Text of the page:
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Auteur (up) Toledo, P.; Darnaude, A.M.; Niklitschek, E.J.; Ojeda, V.; Voue, R.; Leiva, F.P.; Labonne, M.; Canales-Aguirre, C.B. doi  openurl
  Titre Partial migration and early size of southern hake Merluccius australis: a journey between estuarine and oceanic habitats off Northwest Patagonia Type Article scientifique
  Année 2019 Publication Revue Abrégée ICES J. Mar. Sci.  
  Volume 76 Numéro 4 Pages 1094-1106  
  Mots-Clés age estimation; early size; ecology; evolution; fish otoliths; growth; history; Merluccius australis; nor-Patagonia; otolith microchemistry; otoliths; parameters; partial migration; productivity; stability  
  Résumé Partial migration is a key adaptive strategy, increasingly observed across multiple taxa. To investigate partial migration and life-cycle diversity of Merluccius australis in northwestern Patagonia, we analysed isotopic (delta C-13, delta O-18) and elemental (B-11, Na-23, Mg-24, Mn-55, Sr-86, Ba-138) compositions of otoliths from juveniles, sub-adults, and adults to identify nursery origins, habitats used, and migratory behaviours of multiple cohorts (1990-2005). Influence of early size upon migration was assessed by comparing back-calculated sizes at demersal recruitment between resident and migratory adults. Although partial migration occurred at both estuarine and oceanic nursery habitats, migratory behaviour was more frequent in fish of estuarine origin (59%) than in fish of oceanic origin (17%). Adults of estuarine origin dominated both estuarine (92%) and oceanic (77%) sampling areas. Although we found no significant differences in size at demersal recruitment between oceanic-resident and oceanic-migratory fish, a strong relationship between size at demersal recruitment and migratory behaviour appeared in fish of estuarine origin, whose probability of migration increased from 5% to 95% as demersal recruitment size increased from 18.8 to 23.6cm. Further research on M. australis life cycle is required to incorporate sub-population processes into the stock assessment and management models being used for this overexploited species.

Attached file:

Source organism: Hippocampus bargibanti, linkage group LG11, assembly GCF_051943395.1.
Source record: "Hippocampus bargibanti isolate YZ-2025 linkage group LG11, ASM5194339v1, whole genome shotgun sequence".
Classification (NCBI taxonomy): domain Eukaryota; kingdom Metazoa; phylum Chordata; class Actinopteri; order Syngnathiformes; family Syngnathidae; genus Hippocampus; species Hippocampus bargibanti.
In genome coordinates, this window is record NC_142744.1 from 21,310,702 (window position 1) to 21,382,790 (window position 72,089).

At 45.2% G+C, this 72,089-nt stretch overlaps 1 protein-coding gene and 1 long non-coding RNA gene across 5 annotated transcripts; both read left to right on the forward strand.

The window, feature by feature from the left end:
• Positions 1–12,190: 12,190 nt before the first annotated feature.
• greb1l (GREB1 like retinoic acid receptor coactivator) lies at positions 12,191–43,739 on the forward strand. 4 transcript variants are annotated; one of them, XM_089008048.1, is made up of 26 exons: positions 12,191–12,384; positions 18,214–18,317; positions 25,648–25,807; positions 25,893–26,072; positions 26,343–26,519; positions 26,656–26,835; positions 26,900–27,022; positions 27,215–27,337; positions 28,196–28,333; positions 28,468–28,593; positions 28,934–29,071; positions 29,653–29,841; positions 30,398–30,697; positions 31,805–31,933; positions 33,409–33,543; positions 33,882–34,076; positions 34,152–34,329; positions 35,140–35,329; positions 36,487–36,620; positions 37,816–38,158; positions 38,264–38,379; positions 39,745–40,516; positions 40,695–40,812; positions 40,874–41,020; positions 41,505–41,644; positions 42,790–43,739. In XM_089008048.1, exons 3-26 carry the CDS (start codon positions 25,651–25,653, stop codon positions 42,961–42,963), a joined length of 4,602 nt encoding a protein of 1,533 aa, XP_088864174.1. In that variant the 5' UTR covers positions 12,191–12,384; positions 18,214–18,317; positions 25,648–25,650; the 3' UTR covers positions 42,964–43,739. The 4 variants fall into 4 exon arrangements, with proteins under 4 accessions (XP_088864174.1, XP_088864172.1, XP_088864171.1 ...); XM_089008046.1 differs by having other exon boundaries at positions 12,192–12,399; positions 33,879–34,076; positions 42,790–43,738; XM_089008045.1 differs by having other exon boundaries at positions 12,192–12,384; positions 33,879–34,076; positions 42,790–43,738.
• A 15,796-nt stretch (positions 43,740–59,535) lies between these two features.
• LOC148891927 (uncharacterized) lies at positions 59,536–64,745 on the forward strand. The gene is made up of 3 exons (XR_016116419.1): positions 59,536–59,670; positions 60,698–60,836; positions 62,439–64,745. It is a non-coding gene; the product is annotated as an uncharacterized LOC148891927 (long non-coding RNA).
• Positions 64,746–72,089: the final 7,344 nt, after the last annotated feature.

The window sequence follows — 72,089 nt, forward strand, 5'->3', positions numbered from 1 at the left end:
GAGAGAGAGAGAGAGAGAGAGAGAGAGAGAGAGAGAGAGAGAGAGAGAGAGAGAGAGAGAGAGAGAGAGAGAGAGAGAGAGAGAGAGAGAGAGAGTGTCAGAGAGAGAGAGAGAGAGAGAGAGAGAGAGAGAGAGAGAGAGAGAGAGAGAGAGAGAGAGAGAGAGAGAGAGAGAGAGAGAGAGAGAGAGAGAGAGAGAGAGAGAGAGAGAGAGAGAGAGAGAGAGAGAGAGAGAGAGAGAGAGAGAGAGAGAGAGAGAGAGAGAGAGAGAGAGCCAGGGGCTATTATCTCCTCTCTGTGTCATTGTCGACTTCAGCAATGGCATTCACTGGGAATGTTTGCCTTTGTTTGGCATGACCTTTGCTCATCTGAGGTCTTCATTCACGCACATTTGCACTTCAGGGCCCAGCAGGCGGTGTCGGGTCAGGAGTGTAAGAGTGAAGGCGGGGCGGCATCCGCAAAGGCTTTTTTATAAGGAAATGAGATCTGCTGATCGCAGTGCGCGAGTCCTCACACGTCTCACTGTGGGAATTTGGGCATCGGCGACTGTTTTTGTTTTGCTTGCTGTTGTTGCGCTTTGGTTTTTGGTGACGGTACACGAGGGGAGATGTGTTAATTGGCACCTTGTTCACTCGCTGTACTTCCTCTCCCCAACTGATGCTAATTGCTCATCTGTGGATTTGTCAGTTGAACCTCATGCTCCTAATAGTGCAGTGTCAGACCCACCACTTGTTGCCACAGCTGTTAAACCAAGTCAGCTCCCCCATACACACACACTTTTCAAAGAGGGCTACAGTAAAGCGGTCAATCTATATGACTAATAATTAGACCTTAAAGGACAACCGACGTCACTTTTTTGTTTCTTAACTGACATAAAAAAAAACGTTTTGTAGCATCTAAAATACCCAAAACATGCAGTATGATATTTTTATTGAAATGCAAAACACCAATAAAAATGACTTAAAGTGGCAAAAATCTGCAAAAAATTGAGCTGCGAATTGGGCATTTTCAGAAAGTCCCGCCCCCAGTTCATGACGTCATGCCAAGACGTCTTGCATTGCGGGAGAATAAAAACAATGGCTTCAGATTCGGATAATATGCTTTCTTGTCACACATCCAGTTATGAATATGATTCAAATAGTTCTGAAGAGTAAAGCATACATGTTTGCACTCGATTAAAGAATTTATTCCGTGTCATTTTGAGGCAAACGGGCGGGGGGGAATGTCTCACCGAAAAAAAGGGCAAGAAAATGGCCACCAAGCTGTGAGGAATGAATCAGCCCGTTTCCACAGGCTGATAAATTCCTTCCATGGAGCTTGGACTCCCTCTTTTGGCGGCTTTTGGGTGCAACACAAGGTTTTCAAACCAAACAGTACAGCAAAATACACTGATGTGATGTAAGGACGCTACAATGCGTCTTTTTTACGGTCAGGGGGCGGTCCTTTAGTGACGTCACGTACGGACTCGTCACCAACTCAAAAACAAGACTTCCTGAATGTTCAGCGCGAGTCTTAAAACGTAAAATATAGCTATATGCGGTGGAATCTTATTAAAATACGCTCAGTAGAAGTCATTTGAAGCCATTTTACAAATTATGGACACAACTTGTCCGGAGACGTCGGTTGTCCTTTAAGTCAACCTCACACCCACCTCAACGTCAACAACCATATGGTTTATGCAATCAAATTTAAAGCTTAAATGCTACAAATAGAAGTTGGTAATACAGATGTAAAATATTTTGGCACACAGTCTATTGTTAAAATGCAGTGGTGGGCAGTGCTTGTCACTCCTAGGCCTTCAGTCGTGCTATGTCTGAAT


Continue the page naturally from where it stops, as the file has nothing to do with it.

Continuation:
Auteur institutionnel Thèse  
  Editeur Lieu de Publication Éditeur  
  Langue English Langue du Résumé Titre Original  
  Éditeur de collection Titre de collection Titre de collection Abrégé  
  Volume de collection Numéro de collection Edition  
  ISSN 1054-3139 ISBN Médium  
  Région Expédition Conférence  
  Notes WOS:000484404900029 Approuvé pas de  
  Numéro d'Appel MARBEC @ isabelle.vidal-ayouba @ collection 2643  
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